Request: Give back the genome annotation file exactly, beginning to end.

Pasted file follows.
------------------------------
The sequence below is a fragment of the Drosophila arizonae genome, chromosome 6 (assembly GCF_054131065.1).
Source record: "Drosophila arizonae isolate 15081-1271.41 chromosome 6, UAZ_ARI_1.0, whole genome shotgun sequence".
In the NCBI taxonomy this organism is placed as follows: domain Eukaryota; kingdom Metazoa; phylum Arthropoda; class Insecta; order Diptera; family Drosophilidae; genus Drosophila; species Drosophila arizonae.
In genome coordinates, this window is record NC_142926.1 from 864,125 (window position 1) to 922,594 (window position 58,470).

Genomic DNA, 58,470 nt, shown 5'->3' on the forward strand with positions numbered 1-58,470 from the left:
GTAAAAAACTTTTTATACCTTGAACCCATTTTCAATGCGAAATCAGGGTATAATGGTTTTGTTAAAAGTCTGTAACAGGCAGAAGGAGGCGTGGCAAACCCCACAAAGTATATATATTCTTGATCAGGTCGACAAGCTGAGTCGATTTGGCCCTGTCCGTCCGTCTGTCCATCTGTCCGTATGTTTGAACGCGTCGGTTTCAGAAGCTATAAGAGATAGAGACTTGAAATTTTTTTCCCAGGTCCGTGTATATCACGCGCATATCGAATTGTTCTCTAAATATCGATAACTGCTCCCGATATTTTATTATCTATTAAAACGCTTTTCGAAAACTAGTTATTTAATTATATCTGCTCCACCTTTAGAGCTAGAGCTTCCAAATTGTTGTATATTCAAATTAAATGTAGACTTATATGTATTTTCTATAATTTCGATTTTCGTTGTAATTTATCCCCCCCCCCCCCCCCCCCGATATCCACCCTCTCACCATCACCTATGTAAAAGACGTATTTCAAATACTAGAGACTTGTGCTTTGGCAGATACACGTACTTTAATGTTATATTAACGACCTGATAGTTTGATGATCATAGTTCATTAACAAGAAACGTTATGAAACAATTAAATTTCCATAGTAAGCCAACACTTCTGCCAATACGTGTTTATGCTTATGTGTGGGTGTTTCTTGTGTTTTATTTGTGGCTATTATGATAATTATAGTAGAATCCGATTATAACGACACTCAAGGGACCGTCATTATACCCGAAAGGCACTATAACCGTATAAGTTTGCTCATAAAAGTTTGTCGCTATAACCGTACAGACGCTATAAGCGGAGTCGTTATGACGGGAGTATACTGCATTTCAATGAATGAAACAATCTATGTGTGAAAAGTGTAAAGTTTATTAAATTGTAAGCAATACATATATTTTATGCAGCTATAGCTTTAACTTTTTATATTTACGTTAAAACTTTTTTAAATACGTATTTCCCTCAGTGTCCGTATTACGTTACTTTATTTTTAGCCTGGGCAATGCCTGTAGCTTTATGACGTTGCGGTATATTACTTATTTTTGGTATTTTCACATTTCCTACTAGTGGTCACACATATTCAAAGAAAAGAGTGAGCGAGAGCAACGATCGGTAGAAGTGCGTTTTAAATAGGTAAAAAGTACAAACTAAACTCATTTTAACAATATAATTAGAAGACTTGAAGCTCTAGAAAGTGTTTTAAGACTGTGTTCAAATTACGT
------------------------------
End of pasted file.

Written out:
The sequence below is a fragment of the Drosophila arizonae genome, chromosome 6 (assembly GCF_054131065.1).
Source record: "Drosophila arizonae isolate 15081-1271.41 chromosome 6, UAZ_ARI_1.0, whole genome shotgun sequence".
In the NCBI taxonomy this organism is placed as follows: domain Eukaryota; kingdom Metazoa; phylum Arthropoda; class Insecta; order Diptera; family Drosophilidae; genus Drosophila; species Drosophila arizonae.
In genome coordinates, this window is record NC_142926.1 from 864,125 (window position 1) to 922,594 (window position 58,470).

Genomic DNA, 58,470 nt, shown 5'->3' on the forward strand with positions numbered 1-58,470 from the left:
GTAAAAAACTTTTTATACCTTGAACCCATTTTCAATGCGAAATCAGGGTATAATGGTTTTGTTAAAAGTCTGTAACAGGCAGAAGGAGGCGTGGCAAACCCCACAAAGTATATATATTCTTGATCAGGTCGACAAGCTGAGTCGATTTGGCCCTGTCCGTCCGTCTGTCCATCTGTCCGTATGTTTGAACGCGTCGGTTTCAGAAGCTATAAGAGATAGAGACTTGAAATTTTTTTCCCAGGTCCGTGTATATCACGCGCATATCGAATTGTTCTCTAAATATCGATAACTGCTCCCGATATTTTATTATCTATTAAAACGCTTTTCGAAAACTAGTTATTTAATTATATCTGCTCCACCTTTAGAGCTAGAGCTTCCAAATTGTTGTATATTCAAATTAAATGTAGACTTATATGTATTTTCTATAATTTCGATTTTCGTTGTAATTTATCCCCCCCCCCCCCCCCCCCGATATCCACCCTCTCACCATCACCTATGTAAAAGACGTATTTCAAATACTAGAGACTTGTGCTTTGGCAGATACACGTACTTTAATGTTATATTAACGACCTGATAGTTTGATGATCATAGTTCATTAACAAGAAACGTTATGAAACAATTAAATTTCCATAGTAAGCCAACACTTCTGCCAATACGTGTTTATGCTTATGTGTGGGTGTTTCTTGTGTTTTATTTGTGGCTATTATGATAATTATAGTAGAATCCGATTATAACGACACTCAAGGGACCGTCATTATACCCGAAAGGCACTATAACCGTATAAGTTTGCTCATAAAAGTTTGTCGCTATAACCGTACAGACGCTATAAGCGGAGTCGTTATGACGGGAGTATACTGCATTTCAATGAATGAAACAATCTATGTGTGAAAAGTGTAAAGTTTATTAAATTGTAAGCAATACATATATTTTATGCAGCTATAGCTTTAACTTTTTATATTTACGTTAAAACTTTTTTAAATACGTATTTCCCTCAGTGTCCGTATTACGTTACTTTATTTTTAGCCTGGGCAATGCCTGTAGCTTTATGACGTTGCGGTATATTACTTATTTTTGGTATTTTCACATTTCCTACTAGTGGTCACACATATTCAAAGAAAAGAGTGAGCGAGAGCAACGATCGGTAGAAGTGCGTTTTAAATAGGTAAAAAGTACAAACTAAACTCATTTTAACAATATAATTAGAAGACTTGAAGCTCTAGAAAGTGTTTTAAGACTGTGTTCAAATTACGT